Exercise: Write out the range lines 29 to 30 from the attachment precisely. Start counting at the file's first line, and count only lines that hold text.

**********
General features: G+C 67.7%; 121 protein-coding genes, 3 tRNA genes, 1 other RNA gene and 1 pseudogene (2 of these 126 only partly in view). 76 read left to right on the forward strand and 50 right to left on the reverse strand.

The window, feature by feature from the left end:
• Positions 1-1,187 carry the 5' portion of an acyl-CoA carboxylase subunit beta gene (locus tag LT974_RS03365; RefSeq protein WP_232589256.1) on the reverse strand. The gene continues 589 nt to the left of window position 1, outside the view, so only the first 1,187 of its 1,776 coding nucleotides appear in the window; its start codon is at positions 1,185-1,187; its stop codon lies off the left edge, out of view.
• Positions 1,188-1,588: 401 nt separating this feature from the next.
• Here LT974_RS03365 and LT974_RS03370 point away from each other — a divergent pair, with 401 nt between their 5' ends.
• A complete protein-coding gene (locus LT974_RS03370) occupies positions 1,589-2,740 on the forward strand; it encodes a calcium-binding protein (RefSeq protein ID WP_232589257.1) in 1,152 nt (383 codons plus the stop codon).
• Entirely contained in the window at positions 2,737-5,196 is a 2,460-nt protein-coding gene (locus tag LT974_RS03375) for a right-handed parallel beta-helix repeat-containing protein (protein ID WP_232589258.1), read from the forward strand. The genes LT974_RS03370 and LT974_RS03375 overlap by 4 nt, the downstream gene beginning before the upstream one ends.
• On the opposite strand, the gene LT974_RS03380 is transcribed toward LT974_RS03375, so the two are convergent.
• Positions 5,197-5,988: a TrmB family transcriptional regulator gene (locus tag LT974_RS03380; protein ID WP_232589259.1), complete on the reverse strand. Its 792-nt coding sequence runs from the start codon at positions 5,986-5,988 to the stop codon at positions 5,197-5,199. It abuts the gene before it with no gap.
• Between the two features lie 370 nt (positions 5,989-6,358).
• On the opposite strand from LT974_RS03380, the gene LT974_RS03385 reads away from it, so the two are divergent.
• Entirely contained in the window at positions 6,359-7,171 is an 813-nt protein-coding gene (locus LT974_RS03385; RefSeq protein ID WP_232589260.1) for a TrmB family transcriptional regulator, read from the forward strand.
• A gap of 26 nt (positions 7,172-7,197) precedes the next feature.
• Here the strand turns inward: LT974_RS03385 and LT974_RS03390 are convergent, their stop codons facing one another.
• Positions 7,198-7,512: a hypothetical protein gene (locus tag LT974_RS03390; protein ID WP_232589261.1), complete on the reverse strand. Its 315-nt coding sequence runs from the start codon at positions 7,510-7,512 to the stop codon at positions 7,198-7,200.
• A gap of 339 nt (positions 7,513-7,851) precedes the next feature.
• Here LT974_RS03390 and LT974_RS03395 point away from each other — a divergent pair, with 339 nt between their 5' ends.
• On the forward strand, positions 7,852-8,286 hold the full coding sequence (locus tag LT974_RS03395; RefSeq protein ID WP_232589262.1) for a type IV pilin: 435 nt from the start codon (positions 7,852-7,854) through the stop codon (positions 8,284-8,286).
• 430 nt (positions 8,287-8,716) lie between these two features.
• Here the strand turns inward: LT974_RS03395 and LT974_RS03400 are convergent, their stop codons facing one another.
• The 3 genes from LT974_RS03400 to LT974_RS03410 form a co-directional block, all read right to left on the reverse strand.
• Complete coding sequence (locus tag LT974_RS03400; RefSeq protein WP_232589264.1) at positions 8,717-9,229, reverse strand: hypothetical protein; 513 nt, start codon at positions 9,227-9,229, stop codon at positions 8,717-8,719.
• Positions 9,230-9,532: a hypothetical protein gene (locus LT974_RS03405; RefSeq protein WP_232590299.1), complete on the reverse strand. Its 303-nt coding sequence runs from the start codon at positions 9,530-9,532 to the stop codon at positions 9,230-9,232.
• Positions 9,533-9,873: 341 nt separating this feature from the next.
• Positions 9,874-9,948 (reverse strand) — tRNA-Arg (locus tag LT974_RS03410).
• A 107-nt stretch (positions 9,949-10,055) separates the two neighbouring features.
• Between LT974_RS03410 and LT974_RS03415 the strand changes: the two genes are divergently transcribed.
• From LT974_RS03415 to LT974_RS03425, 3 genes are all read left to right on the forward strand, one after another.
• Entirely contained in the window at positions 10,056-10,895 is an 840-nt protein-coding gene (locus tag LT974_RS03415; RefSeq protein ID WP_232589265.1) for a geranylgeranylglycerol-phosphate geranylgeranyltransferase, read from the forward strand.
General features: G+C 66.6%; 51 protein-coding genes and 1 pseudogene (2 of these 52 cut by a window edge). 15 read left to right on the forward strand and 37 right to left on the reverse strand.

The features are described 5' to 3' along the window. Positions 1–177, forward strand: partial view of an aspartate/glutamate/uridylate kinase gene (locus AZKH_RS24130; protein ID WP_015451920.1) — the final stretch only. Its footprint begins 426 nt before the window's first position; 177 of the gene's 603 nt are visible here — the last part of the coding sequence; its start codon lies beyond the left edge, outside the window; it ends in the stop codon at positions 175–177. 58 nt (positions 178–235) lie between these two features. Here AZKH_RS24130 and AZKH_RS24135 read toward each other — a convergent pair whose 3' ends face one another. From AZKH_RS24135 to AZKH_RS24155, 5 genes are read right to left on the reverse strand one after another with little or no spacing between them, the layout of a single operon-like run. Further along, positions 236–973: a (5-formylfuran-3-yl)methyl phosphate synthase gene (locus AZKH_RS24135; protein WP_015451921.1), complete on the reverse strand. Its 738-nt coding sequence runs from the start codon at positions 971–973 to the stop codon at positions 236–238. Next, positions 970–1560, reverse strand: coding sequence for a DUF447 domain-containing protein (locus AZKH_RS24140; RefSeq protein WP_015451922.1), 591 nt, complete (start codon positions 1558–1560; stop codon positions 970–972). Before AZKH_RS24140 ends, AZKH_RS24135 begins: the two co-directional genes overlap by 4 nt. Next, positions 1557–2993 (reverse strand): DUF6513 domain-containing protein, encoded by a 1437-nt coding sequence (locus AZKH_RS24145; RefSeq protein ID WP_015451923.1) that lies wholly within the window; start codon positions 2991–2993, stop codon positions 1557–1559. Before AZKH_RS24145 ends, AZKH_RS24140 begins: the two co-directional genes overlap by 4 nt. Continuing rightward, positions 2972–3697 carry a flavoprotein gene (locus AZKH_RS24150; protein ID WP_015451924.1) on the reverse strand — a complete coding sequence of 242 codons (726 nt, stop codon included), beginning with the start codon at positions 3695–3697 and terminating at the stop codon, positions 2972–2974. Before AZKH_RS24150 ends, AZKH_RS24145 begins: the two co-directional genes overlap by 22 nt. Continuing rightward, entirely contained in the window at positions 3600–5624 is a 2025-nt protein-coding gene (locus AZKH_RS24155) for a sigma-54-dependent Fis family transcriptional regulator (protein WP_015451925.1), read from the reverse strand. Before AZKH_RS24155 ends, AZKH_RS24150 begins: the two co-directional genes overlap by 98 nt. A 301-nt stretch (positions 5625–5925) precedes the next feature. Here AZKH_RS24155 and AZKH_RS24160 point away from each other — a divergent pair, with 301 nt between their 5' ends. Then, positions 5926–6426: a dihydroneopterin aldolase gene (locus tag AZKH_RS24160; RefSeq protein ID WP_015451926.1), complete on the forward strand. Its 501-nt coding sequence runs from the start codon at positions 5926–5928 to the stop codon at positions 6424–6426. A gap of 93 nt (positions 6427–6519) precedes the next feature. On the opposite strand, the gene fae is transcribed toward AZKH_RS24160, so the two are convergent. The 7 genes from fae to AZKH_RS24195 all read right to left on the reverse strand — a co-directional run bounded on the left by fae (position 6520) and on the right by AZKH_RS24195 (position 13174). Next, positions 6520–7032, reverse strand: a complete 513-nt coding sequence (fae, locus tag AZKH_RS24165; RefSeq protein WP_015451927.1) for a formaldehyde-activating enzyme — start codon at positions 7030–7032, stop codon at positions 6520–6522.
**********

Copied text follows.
• Entirely contained in the window at positions 10,056-10,895 is an 840-nt protein-coding gene (locus tag LT974_RS03415; RefSeq protein ID WP_232589265.1) for a geranylgeranylglycerol-phosphate geranylgeranyltransferase, read from the forward strand.
General features: G+C 66.6%; 51 protein-coding genes and 1 pseudogene (2 of these 52 cut by a window edge). 15 read left to right on the forward strand and 37 right to left on the reverse strand.